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Seasonal Dog Paw Care

October 1, 2022
Does your canine buddy know how to Shake or High Five? Fido’s furry feet are not only really cute … they are also crucial to his mobility, and therefore to his overall health and well-being. With winter coming, you may want to pay your pet’s paws some extra attention. Here, an Omaha, NE vet discusses caring for your pup’s paws in cold weather.

Nail Trims

Keeping your furry friend’s claws clipped is very important! Overgrown claws are quite uncomfortable. They can also become problematic. If Fido’s nails are too long, his toes will begin to splay out. He may then adjust his stance or change his stride a bit when walking. That puts a lot of strain on his bones and joints, which can make it easy for him to slip, fall, or even just strain himself.

Booties

Many of our canine companions absolutely hate walking on snow or ice. You can try putting booties on Fido. Just don’t force him if he isn’t feeling it.

Paw Pads

Fido’s paw pads act as cushions and shock absorbers. They protect his bones from impacts when he jumps for that Frisbee, and also provide information about the texture and temperature of the surfaces he walks on. However, they are very delicate, and can easily get burned or blistered. In summer, hot surfaces are the main concern. In fall and winter, chemicals, salt, sand, and de-icing agents are the risk. Paw balm can help protect those cute toe beans. We also recommend choosing pet-safe de-icers.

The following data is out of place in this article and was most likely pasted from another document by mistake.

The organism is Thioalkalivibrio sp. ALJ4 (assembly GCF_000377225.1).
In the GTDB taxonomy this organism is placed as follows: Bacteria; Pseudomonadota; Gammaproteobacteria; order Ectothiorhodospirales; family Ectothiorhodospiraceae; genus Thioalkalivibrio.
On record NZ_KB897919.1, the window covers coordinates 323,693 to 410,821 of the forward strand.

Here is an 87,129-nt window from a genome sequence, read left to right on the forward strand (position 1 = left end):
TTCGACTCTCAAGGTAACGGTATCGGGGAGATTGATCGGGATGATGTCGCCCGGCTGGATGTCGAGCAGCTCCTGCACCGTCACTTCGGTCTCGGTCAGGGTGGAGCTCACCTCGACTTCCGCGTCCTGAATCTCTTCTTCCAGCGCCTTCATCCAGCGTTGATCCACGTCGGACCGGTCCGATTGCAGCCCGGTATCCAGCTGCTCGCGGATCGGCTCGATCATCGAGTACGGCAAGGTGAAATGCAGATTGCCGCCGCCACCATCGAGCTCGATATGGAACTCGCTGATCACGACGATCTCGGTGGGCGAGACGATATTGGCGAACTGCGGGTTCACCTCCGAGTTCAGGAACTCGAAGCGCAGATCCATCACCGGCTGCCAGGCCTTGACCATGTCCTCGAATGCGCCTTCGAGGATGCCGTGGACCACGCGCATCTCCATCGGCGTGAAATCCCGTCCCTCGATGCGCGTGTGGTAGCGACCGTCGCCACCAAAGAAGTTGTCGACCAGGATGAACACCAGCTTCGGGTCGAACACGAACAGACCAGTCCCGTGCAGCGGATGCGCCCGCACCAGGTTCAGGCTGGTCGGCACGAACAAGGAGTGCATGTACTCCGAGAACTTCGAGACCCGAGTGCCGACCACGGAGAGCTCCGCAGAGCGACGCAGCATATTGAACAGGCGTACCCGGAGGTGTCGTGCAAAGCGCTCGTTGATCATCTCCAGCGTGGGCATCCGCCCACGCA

Surfaces

Fallen leaves and snow can hide potential dangers, such as broken glass or other hazards. On walks, watch the terrain and pay attention to where you and Fido are stepping!

Toe Fur

Some dogs have toe fur tufts. These are cute, but it’s best to just trim them. They can pick up foreign objects, collect ice balls, and often just get matted, which isn’t very comfortable.

Pain

Our canine friends can develop many different issues with their paws, such as arthritis, which is very common in seniors. If you notice Fido limping, licking his paws, or just having trouble getting around, contact your vet. Swelling, lesions, and/or any cuts that are deeper than a light scratch should also warrant a call to the clinic. Do you have questions about your pet’s health or care? Contact us, your Omaha, NE animal clinic, anytime!
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